FBI Raid in Atlanta Unveils Alleged Rent Price Fixing Scheme

The Federal Bureau of Investigation has raided the headquarters of Cortland Management, a prominent corporate landlord based in Atlanta, in a move against suspected rent price manipulation. This operation is part of a broader Department of Justice investigation into an alleged conspiracy among large landlords to artificially inflate rental prices through collusion.

At the heart of the investigation is RealPage, a $9 billion advanced property management software utilized by many corporate landlords across the United States. RealPage’s algorithm is designed to optimize rent prices by analyzing detailed data from landlords, including occupancy rates, rent prices, lease terms, and more.

According to a 2022 exposé by ProPublica, RealPage’s software allegedly facilitates and encourages coordination among landlords to raise rents beyond what would be feasible in a competitive market​.

RealPage’s influence is particularly notable in Atlanta, where more than 80% of rentals are affected by its pricing recommendations. Since 2016, rents in Atlanta have increased by 80%, a rate not justified by vacancy rates, which typically drive prices down when they rise​.

The problem with RealPage, according to multiple lawsuits filed in states such as California, Arizona, and New York, is that its algorithm responds to data from landlords rather than actual market demand. Arizona Attorney General Kris Mayes stated in a February lawsuit announcement, “Landlords were not competing at all; they were colluding with one another.” She added, “This was not a fair market at work; this was a fixed market.”

RealPage’s software is used extensively across the country, affecting over 16 million rental units as of 2020. A lawsuit in Washington, D.C., revealed that 60% of apartment buildings in the area use RealPage for pricing.

The software collects detailed data from participating landlords, including occupancy rates, rent prices, lease terms, and other proprietary information. This data-sharing enables landlords to set rental prices collaboratively, rather than independently, which is suspected to be a form of price-fixing. The software’s “auto-pilot” feature can even adjust rents automatically without human intervention, further streamlining the process of coordinated price hikes​​.

The use of RealPage software by corporate landlords has coincided with substantial rent increases in many metropolitan areas. In Phoenix, for example, landlords using RealPage control about 70% of multifamily apartment units. Similarly, in Atlanta, over 53% of the multifamily rental market is managed by landlords using this software. These concentrations have contributed to significant rent hikes; in Atlanta alone, rents have surged by 56% since 2016.

The DOJ’s investigation has already led to multiple class-action lawsuits and legal actions by the Attorneys General of Arizona and Washington, D.C. These lawsuits argue that RealPage’s practices effectively create a cartel-like environment, where landlords collectively agree to raise prices, undermining free market competition. Arizona’s lawsuit highlights that RealPage employs “pricing advisors” to ensure compliance with its recommended rates, describing this as “policing the conspiracy”.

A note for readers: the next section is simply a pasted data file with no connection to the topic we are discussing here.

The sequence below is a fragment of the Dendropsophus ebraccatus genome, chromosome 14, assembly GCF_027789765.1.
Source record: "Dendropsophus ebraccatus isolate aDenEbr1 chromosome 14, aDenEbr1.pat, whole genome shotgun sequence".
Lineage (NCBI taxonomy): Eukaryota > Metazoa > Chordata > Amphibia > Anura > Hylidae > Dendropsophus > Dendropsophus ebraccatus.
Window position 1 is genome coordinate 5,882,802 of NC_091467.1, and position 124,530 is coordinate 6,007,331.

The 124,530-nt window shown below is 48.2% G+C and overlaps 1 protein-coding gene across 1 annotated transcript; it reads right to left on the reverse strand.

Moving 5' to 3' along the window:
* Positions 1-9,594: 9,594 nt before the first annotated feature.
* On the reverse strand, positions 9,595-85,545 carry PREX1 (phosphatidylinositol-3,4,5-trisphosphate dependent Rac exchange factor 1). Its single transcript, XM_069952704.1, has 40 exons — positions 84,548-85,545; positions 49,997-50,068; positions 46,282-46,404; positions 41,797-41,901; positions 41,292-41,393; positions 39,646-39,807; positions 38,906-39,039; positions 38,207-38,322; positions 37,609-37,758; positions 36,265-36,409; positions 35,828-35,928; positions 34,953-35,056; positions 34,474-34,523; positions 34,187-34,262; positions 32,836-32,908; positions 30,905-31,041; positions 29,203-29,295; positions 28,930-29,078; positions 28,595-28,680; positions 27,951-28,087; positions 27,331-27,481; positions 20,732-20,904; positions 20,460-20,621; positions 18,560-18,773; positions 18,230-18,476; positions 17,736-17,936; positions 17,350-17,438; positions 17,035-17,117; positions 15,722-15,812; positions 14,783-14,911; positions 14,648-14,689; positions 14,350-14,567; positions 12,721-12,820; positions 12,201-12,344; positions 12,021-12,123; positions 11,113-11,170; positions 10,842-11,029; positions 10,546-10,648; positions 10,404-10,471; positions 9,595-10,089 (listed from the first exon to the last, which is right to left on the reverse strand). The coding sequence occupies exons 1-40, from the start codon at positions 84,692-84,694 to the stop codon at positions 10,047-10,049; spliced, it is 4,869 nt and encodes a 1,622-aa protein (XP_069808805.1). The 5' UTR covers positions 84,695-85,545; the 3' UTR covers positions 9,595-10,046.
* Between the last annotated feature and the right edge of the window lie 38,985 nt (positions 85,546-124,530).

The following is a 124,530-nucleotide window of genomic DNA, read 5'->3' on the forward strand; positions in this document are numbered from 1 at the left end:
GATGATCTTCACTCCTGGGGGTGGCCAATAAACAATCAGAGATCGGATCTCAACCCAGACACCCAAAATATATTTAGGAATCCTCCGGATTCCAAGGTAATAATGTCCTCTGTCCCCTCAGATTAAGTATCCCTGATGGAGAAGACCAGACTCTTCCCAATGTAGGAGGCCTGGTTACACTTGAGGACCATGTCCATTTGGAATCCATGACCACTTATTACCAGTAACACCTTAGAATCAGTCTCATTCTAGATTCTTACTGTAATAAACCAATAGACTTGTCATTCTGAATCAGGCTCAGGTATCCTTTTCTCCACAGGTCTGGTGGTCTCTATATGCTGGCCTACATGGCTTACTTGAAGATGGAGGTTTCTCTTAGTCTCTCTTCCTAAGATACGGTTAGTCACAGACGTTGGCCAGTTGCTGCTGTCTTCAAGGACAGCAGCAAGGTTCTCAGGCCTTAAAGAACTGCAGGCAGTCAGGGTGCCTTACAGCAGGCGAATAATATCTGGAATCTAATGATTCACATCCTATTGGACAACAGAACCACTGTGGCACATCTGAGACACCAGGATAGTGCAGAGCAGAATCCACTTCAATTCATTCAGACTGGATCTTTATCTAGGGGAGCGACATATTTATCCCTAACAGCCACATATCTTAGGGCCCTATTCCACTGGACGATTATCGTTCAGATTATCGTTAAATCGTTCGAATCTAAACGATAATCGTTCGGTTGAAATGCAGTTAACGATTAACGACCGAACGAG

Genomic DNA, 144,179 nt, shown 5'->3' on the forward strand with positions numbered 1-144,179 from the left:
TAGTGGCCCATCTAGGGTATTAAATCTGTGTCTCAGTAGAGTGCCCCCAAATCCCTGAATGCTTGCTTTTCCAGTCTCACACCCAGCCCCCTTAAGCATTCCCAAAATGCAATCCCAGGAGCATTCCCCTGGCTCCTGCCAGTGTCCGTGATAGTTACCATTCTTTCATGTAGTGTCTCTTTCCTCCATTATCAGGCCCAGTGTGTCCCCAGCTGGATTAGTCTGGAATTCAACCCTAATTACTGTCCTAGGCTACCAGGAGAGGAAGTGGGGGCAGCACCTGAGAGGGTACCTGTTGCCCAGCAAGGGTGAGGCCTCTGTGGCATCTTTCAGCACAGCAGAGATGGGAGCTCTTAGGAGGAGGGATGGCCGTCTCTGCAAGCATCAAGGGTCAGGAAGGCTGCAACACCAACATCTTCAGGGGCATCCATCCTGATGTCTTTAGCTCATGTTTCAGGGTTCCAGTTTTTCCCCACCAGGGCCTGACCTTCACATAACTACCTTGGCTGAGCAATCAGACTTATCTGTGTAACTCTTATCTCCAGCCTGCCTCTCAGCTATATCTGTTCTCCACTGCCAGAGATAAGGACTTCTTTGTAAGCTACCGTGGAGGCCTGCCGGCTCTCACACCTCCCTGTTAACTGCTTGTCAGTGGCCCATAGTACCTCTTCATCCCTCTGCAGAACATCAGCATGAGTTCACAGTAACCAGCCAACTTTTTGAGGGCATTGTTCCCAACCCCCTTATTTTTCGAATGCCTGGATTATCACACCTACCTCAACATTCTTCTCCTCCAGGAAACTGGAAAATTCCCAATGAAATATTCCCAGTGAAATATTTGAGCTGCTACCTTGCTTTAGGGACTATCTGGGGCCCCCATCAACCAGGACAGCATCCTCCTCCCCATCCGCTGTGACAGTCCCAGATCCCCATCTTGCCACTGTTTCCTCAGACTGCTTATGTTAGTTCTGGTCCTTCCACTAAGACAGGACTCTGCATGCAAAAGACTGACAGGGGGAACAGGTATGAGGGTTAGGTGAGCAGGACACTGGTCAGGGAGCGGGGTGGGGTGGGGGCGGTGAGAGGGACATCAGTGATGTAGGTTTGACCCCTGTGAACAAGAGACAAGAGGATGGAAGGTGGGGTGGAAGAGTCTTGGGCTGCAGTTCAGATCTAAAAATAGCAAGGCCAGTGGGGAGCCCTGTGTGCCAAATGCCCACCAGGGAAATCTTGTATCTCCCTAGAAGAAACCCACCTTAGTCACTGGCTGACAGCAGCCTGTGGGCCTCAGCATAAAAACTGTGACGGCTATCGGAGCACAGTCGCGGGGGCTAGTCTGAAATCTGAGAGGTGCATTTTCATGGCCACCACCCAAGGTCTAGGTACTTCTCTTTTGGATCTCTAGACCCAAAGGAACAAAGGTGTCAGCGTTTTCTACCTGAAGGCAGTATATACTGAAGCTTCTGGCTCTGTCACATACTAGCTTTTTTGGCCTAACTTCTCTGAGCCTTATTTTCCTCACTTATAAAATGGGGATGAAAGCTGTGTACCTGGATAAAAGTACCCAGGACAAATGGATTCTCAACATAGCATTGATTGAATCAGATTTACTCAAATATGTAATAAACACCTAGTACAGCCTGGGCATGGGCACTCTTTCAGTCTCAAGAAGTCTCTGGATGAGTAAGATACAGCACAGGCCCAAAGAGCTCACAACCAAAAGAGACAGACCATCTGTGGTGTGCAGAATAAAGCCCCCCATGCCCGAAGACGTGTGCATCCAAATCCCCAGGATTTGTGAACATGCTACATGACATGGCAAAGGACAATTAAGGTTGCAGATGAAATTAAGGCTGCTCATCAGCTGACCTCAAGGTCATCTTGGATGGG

RealPage has denied any wrongdoing, asserting that the claims misinterpret the role of revenue management software in market dynamics. The company maintains that there is no direct causal link between its software and increased market-wide rents, and it plans to defend itself vigorously against these accusations​.

However, the evidence presented in various lawsuits suggests a coordinated effort to manipulate rental prices, with RealPage’s software playing a central role. In response to rising rents, some corporate landlords have acknowledged the impact of RealPage’s technology. Andrew Bowen, a RealPage executive, admitted that the software was “driving” rent increases, adding, “As a property manager, very few of us would be willing to actually raise rents double digits within a single month by doing it manually.”​

Local officials and housing advocates are raising alarms about the influence of corporate landlords and the need for stricter regulations. Atlanta City Councilmember Jason Winston noted the significant impact of these practices on housing affordability, stressing the need for robust tenant protections to counteract the power of corporate landlords​.

Although RealPage claimed to CNBC that its landlord clients are not obligated to follow the rent increases suggested by its algorithm, the ProPublica piece found that landlords implemented 80-90% of these recommendations. Furthermore, according to a February lawsuit filed by Arizona, RealPage dispatched “pricing advisors” to meet with landlords in person to ensure they adhered to the suggested rates.

Over the past decade, rent inflation has surged, outpacing overall inflation by 40.7%​.

Information for this briefing was found via Entrepreneur and the sources mentioned. The author has no securities or affiliations related to this organization. Not a recommendation to buy or sell. Always do additional research and consult a professional before purchasing a security. The author holds no licenses.

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